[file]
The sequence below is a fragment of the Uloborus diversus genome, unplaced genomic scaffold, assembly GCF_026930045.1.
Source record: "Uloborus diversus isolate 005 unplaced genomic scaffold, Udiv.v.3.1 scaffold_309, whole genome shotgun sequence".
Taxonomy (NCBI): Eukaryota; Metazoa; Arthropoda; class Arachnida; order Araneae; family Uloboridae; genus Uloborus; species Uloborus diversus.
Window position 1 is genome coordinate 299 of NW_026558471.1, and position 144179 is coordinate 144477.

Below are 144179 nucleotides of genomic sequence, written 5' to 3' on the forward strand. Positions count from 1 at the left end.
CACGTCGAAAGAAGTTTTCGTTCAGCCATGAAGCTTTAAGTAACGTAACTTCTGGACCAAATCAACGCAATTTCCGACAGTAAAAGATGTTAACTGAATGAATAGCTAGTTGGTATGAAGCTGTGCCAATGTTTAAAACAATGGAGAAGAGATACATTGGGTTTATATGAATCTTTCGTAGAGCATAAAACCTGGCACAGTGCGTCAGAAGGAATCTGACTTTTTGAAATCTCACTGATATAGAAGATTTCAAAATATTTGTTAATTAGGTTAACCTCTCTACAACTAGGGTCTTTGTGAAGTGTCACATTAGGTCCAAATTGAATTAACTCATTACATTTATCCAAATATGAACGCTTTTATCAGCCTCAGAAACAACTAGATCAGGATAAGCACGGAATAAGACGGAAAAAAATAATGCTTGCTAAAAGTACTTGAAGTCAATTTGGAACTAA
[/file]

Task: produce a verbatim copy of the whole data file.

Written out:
The sequence below is a fragment of the Uloborus diversus genome, unplaced genomic scaffold, assembly GCF_026930045.1.
Source record: "Uloborus diversus isolate 005 unplaced genomic scaffold, Udiv.v.3.1 scaffold_309, whole genome shotgun sequence".
Taxonomy (NCBI): Eukaryota; Metazoa; Arthropoda; class Arachnida; order Araneae; family Uloboridae; genus Uloborus; species Uloborus diversus.
Window position 1 is genome coordinate 299 of NW_026558471.1, and position 144179 is coordinate 144477.

Below are 144179 nucleotides of genomic sequence, written 5' to 3' on the forward strand. Positions count from 1 at the left end.
CACGTCGAAAGAAGTTTTCGTTCAGCCATGAAGCTTTAAGTAACGTAACTTCTGGACCAAATCAACGCAATTTCCGACAGTAAAAGATGTTAACTGAATGAATAGCTAGTTGGTATGAAGCTGTGCCAATGTTTAAAACAATGGAGAAGAGATACATTGGGTTTATATGAATCTTTCGTAGAGCATAAAACCTGGCACAGTGCGTCAGAAGGAATCTGACTTTTTGAAATCTCACTGATATAGAAGATTTCAAAATATTTGTTAATTAGGTTAACCTCTCTACAACTAGGGTCTTTGTGAAGTGTCACATTAGGTCCAAATTGAATTAACTCATTACATTTATCCAAATATGAACGCTTTTATCAGCCTCAGAAACAACTAGATCAGGATAAGCACGGAATAAGACGGAAAAAAATAATGCTTGCTAAAAGTACTTGAAGTCAATTTGGAACTAA